House price sentiment increases in UK after Brexit low but still down on peak

Taylor Scott International News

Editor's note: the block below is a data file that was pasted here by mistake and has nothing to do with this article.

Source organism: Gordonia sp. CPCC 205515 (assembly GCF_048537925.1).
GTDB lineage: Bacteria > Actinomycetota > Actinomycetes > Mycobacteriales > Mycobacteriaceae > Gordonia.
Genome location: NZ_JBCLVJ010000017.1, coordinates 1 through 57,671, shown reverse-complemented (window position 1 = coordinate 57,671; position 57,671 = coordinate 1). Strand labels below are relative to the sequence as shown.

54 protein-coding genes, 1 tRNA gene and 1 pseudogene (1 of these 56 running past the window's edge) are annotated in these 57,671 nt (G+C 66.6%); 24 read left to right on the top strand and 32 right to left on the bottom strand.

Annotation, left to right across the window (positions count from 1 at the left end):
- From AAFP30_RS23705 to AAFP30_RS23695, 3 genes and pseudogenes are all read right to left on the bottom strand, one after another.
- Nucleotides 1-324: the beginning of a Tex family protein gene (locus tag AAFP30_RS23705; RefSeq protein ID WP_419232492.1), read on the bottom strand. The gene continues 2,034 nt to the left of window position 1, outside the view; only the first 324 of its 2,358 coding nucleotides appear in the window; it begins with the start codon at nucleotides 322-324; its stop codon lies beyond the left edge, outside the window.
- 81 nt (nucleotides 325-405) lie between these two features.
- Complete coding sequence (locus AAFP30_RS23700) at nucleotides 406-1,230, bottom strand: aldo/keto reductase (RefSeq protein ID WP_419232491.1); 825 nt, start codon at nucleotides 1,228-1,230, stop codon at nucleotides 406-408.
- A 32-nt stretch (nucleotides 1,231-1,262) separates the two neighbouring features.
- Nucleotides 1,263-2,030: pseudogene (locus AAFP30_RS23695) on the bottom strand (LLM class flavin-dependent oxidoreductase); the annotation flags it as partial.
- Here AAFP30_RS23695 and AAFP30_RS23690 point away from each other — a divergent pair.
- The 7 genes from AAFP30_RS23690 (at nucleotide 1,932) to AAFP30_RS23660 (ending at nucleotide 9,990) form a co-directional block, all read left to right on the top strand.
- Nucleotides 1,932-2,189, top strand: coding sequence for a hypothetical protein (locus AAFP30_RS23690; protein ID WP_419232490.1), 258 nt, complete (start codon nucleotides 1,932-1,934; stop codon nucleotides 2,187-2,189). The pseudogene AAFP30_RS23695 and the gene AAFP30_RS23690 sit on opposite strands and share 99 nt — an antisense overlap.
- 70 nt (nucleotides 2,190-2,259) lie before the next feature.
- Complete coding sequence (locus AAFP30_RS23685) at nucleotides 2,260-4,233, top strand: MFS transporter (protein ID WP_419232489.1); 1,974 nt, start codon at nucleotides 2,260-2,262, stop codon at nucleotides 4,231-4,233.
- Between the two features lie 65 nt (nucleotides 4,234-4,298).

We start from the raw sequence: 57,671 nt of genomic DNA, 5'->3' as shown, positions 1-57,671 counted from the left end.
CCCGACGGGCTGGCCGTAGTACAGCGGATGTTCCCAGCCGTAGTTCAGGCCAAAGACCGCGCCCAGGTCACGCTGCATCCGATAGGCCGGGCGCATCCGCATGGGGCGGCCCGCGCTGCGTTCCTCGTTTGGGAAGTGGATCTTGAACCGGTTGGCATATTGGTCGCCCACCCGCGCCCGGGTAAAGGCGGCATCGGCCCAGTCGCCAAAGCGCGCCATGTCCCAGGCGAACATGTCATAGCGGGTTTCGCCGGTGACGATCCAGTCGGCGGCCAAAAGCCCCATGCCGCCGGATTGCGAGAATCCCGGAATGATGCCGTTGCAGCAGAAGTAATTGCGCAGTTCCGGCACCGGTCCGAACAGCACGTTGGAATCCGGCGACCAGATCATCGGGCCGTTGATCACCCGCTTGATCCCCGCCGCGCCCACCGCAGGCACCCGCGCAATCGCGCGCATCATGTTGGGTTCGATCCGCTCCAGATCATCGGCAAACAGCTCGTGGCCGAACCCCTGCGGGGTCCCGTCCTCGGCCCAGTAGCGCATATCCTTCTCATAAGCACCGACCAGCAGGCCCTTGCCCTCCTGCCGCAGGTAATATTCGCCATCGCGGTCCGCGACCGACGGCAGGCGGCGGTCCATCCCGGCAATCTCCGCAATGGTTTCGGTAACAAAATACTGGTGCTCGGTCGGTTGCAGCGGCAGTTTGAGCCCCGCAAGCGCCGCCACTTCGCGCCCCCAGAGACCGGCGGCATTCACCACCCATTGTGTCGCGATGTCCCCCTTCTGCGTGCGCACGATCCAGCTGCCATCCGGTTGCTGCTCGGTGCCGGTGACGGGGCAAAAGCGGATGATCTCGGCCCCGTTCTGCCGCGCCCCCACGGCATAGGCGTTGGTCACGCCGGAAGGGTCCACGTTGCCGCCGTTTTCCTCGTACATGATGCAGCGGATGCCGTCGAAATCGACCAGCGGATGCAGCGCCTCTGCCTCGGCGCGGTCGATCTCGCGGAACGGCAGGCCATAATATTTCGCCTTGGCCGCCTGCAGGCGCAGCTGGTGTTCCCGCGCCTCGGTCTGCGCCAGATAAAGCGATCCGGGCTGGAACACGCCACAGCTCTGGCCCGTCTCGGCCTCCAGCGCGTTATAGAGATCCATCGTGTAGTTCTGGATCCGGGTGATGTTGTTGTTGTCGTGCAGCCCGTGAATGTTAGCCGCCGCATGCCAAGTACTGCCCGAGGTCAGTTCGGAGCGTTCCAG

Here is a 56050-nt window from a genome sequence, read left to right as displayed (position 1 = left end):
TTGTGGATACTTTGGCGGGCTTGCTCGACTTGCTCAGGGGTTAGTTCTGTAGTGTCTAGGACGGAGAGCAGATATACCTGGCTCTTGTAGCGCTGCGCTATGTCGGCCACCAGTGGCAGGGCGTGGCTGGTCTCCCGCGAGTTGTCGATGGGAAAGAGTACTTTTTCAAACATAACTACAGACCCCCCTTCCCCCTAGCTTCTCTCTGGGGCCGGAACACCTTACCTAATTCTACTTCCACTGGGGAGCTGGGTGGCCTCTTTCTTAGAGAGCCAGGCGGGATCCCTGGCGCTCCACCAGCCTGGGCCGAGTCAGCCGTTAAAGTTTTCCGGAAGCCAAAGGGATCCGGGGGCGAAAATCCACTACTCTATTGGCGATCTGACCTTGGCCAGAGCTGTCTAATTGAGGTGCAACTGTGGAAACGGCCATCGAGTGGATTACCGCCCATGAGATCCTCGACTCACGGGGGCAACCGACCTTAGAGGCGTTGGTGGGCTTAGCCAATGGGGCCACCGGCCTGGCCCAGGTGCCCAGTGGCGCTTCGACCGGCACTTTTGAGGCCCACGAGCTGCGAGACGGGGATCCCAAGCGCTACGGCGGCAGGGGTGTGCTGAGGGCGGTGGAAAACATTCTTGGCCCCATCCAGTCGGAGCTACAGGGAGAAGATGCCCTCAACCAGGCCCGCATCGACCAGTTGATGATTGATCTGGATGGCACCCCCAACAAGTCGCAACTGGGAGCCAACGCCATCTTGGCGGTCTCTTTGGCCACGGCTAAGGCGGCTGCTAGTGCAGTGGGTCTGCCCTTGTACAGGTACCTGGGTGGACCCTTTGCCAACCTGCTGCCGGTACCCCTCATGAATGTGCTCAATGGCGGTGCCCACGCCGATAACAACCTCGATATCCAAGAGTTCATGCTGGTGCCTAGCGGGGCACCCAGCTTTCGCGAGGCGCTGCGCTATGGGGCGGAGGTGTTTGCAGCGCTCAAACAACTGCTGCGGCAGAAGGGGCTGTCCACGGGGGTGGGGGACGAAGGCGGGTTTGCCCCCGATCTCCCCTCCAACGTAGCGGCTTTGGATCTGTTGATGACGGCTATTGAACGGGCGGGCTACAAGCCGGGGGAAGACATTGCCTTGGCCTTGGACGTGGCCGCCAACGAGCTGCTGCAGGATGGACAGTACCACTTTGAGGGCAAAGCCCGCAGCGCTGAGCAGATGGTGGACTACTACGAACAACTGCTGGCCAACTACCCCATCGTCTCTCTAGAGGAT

Households across the UK believes that the value of their home rose in August but expectations remain muted following the decision to leave the European Union. Households in the East of England perceived the biggest price growth in August, followed by those in the South West and South East, according to the latest House Price Sentiment Index (HPSI) from Knight Frank and IHS Markit. Respondents in six of the 11 regions covered by the index believe prices increased over the course of the month and the future HPSI picked up in August with households still confident that the value of their home will rise over the next 12 months, albeit at a slower pace than before the EU referendum. Households in the South of England are more confident about price rises than those in the North of England, Scotland or Wales and overall 15.2% of the households surveyed across the UK said that the value of their home had risen over the last month, while 12.4% said that prices had fallen. A breakdown of the figures shows that with those in the East of England reported the biggest rises at 58.5, followed by those in the South West t 55 and the South East at 54.5. Scotland and the North East were the only two regions where sentiment fell month on month from 49.3 and 45 to 45.6 and 44.3 respectively. This resulted in a HPSI reading of 51.4. Any figure over 50 indicates that prices are rising, and the higher the figure, the stronger the increase. Any figure below 50 indicates that prices are falling. August’s reading was an increase from the 48.3 recorded in July following the EU referendum and took the index back into 50 plus territory. However, it remains notably below the average HPSI reading for the first six months of the year before the vote which was 59.9. It is also significantly lower than the peak of 63.2 recorded in May 2014. The future HPSI, which measures what households think will happen to the value of their property over the next year, rose to 58.3 in August from 50.3 in July. While the sentiment index has risen month on month, it remains subdued on a longer term basis. The last time the future sentiment index was below 60 for two consecutive months was back in March 2013. This report says that this suggests that while households are still positive, they are expecting more modest growth in property prices over the next 12 months. There remain regional variations in future house price sentiment, mirroring trends in the wider housing market. Households in the East of England are the most confident that prices will rise over the next year at 68.3, followed by those in the South West at 64.7 and the South East 63. ‘The greater political confidence instilled after Brexit by the swift appointment of a new Prime Minister, coupled with the Bank of England’s base rate… Taylor Scott International

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